Early Help assessments will be offered for disabled children with the exception of the group above. If the disabled child or families needs are outside of these domains but the request is formally made for a SW assessment on the consideration that an early help assessment won’t be sufficient a SW assessment will be provided. Support arising from the assessment will be provided in the same way as the outcome of early help or statutory assessments.
2.4 Acute - Child in Need of Protection (fourth sector of the Windscreen)
Where circumstances have deteriorated to a point that a child may be at risk of significant harm, the Local Authority, with the assistance of partner agencies have a duty to protect that child. These children will always need an immediate referral to Children's Social Care and/or the Police. Practitioners need to follow local safeguarding guidance. Any acute needs would have to be identified immediately using a statutory assessment and immediate action taken. The child would be defined under Section 47 of the Children Act 1989 as a child in need of protection.
A decision that a child has suffered or is likely to suffer significant harm following a specific incident or event is often more straight forward than a situation where a child’s needs have not been met over a period of time due to neglect. It is therefore important for practitioners to regularly refer to the Levels of Intervention document (GSCB website) to understand and address the impact of unmet needs at this level.
When children with disabilities are subject to Child Protection Plans, it is again important to ensure that the individual needs of the child in relation to their disability are considered alongside the other elements of the Child Protection Plan. Failure to do so could increase vulnerability and risk.
3. The Child in Need Process
3.1 Child in Need Multi-Agency Meeting
Where it is anticipated that a package of family support may be required to meet the child's needs under Section 17 of the Children Act 1989, consent to share information and receive professional support must be obtained from the child’s parent(s)/carer(s) . A home visit to see the child and their parents should take place within 5 working days of a referral being received and an initial Child in Need Multi Agency Meeting is to be arranged within 10 to 15 days thereafter. An initial assessment of needs should be available for the meeting unless a more in depth single assessment is in progress (taking up to 45 days).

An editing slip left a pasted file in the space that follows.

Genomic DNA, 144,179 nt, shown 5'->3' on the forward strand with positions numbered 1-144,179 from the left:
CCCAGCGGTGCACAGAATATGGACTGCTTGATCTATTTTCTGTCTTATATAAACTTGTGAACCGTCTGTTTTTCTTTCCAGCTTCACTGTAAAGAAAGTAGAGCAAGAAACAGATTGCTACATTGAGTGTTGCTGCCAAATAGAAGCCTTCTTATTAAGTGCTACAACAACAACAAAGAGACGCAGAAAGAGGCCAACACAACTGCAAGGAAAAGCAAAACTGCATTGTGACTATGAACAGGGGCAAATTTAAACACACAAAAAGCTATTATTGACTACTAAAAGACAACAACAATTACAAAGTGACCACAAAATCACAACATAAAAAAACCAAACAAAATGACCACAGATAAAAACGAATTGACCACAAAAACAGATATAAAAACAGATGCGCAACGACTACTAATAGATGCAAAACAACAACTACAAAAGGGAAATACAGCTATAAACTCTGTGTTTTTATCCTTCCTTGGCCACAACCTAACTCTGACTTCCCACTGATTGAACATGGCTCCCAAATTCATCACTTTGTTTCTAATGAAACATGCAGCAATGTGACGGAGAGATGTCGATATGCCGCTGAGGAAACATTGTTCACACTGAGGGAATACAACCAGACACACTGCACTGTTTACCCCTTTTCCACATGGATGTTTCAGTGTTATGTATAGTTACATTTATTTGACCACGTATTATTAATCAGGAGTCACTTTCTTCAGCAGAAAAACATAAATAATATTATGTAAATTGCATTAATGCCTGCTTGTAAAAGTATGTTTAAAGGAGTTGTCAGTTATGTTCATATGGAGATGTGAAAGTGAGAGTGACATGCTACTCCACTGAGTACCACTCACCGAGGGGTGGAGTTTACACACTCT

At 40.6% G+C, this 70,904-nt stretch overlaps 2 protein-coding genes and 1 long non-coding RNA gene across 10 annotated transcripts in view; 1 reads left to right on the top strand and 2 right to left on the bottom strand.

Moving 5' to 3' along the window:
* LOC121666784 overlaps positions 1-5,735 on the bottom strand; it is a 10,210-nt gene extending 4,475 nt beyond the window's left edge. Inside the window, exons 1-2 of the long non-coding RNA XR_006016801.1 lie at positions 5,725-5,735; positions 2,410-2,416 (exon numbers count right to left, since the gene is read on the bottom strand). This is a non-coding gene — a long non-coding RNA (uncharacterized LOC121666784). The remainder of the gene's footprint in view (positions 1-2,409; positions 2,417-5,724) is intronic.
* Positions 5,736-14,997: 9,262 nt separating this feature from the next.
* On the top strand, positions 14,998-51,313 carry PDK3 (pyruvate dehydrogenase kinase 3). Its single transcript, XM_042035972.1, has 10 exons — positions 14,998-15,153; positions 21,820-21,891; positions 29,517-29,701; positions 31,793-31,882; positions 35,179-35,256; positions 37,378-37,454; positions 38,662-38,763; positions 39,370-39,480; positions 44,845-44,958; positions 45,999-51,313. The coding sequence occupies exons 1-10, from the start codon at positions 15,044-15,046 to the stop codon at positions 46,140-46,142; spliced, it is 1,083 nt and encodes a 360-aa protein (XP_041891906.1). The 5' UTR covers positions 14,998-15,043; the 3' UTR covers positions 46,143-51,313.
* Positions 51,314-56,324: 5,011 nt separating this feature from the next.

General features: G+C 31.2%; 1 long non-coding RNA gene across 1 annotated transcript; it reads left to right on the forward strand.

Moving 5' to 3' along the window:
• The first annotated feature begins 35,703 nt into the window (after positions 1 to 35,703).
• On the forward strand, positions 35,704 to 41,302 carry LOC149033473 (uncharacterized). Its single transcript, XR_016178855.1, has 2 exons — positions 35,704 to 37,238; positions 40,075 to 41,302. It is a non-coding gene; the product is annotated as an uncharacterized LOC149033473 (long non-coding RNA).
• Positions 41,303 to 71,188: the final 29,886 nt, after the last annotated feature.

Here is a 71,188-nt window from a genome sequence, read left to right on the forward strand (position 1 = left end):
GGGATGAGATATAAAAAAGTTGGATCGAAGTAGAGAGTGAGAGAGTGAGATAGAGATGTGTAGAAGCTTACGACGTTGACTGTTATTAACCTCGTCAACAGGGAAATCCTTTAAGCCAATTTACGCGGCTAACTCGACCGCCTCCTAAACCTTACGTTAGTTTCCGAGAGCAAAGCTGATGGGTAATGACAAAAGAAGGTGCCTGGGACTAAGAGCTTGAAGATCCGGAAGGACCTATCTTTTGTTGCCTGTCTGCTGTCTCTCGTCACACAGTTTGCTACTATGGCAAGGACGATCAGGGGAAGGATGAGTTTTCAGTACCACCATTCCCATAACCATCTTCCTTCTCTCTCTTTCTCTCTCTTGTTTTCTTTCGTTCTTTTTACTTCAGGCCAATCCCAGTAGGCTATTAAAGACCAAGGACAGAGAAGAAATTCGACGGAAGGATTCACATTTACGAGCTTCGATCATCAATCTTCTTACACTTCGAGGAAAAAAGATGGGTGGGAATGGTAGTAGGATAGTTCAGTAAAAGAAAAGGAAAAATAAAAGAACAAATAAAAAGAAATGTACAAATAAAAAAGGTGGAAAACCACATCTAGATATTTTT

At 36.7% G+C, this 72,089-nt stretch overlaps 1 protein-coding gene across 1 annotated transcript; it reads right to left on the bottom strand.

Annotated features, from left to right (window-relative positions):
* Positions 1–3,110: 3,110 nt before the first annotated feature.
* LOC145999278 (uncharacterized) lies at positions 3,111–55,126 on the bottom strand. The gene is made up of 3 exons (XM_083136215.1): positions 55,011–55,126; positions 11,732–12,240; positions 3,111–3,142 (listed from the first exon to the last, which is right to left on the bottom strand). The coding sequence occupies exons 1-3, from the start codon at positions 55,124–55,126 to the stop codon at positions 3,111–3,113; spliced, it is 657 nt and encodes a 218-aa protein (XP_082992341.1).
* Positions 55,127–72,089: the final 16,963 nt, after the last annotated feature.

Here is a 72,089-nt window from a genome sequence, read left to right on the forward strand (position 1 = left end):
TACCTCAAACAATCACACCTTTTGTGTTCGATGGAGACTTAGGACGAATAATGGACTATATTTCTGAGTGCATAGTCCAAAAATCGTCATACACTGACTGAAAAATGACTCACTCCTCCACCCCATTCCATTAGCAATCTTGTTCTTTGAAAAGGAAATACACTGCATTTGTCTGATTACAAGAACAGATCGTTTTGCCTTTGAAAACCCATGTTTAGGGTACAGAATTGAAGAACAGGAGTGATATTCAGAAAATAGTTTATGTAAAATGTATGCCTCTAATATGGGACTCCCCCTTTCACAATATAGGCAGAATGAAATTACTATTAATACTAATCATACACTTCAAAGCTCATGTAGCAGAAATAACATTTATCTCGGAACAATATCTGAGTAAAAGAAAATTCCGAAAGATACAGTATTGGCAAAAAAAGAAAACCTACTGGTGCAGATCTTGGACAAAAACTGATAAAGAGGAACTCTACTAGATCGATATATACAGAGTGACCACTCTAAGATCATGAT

A Child in Need Multi Agency Meeting provides an opportunity for a child/ young person and his or her parents/carers, together with key professionals, to discuss needs, outcomes and identify services to meet those needs. Any existing support plan (My Plan +…) are brought to the meeting for discussion. An initial plan of support is agreed between family and professionals, clarifies the pattern of visiting and by who. This is to ensure there will be no delay in the provision of support. The Child in Need Plan is SMART and proportionate to the needs of the family. It takes into account the child and family’s views of the problem, their culture and identity.
All ‘Child in Need Multi Agency Meetings’ should be attended by the child/ young person (depending on age and understanding), by their parents/carers and by professionals/agencies who are involved with the family and whose contribution is recommended to improve outcomes for the child/YP. The allocated Lead Professional (in most instances a Social Worker), in consultation with the child/ young person, will consider how and who is best placed to represent their views and inform the plan if the child/ young person does not attend.
The Lead Professional should agree with the child/ young person and their parents/carers who will attend prior to arrangements being made for the meeting.
It will be important for this meeting to identify a suitable place for the child/ young person and his or her family. Consideration must be given to transport, timing of the meeting and any child care issues. For school age children the meeting should be held outside of school time, wherever possible, to facilitate attendance by the child/YP.
The first Child in Need Multi Agency Meeting will be convened and chaired by the allocated Lead Professional. Through discussion with the Line Manager, consideration will be given to new or newly qualified staff being supported by a Senior Practitioner or Manager at the initial meeting.